German Chancellor Angela Merkel said she could understand peaceful protests, but demonstrations that “put people’s lives in danger, put the protesters' own lives in danger… are unacceptable”.

But the influential Bild daily slammed Merkel in a stinging editorial, calling the summit a “debacle” for the chancellor ahead of elections in September.

“Of course the police did all it could. But the street belonged to the mob. The feeling of general security that the state must guarantee has ceased to exist in Hamburg over the last 48 hours,” Bild thundered.


How Germany is reacting to far-right election victory in Italy

While far-right groups have been celebrating, other politicians in Germany see the results as worrying. Here's a look at the reaction.

How Germany is reacting to far-right election victory in Italy

According to initial projections following Italy’s election on Sunday, the coalition led by Georgia Meloni and her radical right-wing Fratelli d’Italia party has won a majority of seats in the two chambers of the Italian parliament and will lead the next government.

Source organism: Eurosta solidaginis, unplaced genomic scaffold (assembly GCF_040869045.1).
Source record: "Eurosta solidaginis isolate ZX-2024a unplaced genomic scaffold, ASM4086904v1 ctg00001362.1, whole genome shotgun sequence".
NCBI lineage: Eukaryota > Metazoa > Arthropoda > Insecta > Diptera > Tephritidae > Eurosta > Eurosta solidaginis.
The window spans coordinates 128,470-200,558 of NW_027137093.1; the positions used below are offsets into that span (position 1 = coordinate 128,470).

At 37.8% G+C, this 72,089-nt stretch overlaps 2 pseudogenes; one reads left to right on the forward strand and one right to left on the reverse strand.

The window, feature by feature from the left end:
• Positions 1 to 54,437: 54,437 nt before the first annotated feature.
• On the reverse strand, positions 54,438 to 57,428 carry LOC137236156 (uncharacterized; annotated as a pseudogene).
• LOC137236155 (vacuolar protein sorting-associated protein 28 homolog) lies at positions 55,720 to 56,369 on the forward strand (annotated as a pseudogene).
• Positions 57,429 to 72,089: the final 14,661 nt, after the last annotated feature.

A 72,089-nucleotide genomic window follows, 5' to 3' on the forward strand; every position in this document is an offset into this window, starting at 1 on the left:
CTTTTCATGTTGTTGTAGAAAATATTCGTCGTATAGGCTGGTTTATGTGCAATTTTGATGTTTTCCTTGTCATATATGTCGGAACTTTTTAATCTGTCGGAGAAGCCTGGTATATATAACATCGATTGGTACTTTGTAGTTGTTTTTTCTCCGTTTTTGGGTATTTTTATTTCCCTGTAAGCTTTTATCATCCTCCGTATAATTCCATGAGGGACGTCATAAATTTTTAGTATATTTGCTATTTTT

Meloni is a euro-sceptic who has previously spoken about having an “aversion” to Germany and referred to German Chancellor Olaf Scholz as “socialist” while on the campaign trail.

However, Chancellor Olaf Scholz’s deputy spokesman Wolfgang Buechner told reporters on Monday: “We of course have to wait for the official final result from this election but at this time what the chancellor would say is that Italy is a very Europe-friendly country with very Europe-friendly citizens and we assume that won’t change.” 

READ ALSO: What will a far-right government mean for Italy?

A Finance Ministry spokesperson added that Berlin expected the new Italian government to continue to respect the stability pact that sets the fiscal rules for the eurozone.

Despite these reassurances from the central government, German politicians in the EU parliament have expressed concern about the new direction for Italy.